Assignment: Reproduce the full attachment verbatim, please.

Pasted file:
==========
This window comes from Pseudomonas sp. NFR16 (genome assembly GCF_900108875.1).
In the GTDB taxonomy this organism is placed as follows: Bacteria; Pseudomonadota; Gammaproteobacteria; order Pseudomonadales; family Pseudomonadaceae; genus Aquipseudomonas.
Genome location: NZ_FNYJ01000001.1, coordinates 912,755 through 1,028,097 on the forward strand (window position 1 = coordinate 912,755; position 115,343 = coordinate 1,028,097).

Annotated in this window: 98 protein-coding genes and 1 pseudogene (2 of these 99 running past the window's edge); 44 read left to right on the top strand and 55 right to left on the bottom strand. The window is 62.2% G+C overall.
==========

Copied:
This window comes from Pseudomonas sp. NFR16 (genome assembly GCF_900108875.1).
In the GTDB taxonomy this organism is placed as follows: Bacteria; Pseudomonadota; Gammaproteobacteria; order Pseudomonadales; family Pseudomonadaceae; genus Aquipseudomonas.
Genome location: NZ_FNYJ01000001.1, coordinates 912,755 through 1,028,097 on the forward strand (window position 1 = coordinate 912,755; position 115,343 = coordinate 1,028,097).

Annotated in this window: 98 protein-coding genes and 1 pseudogene (2 of these 99 running past the window's edge); 44 read left to right on the top strand and 55 right to left on the bottom strand. The window is 62.2% G+C overall.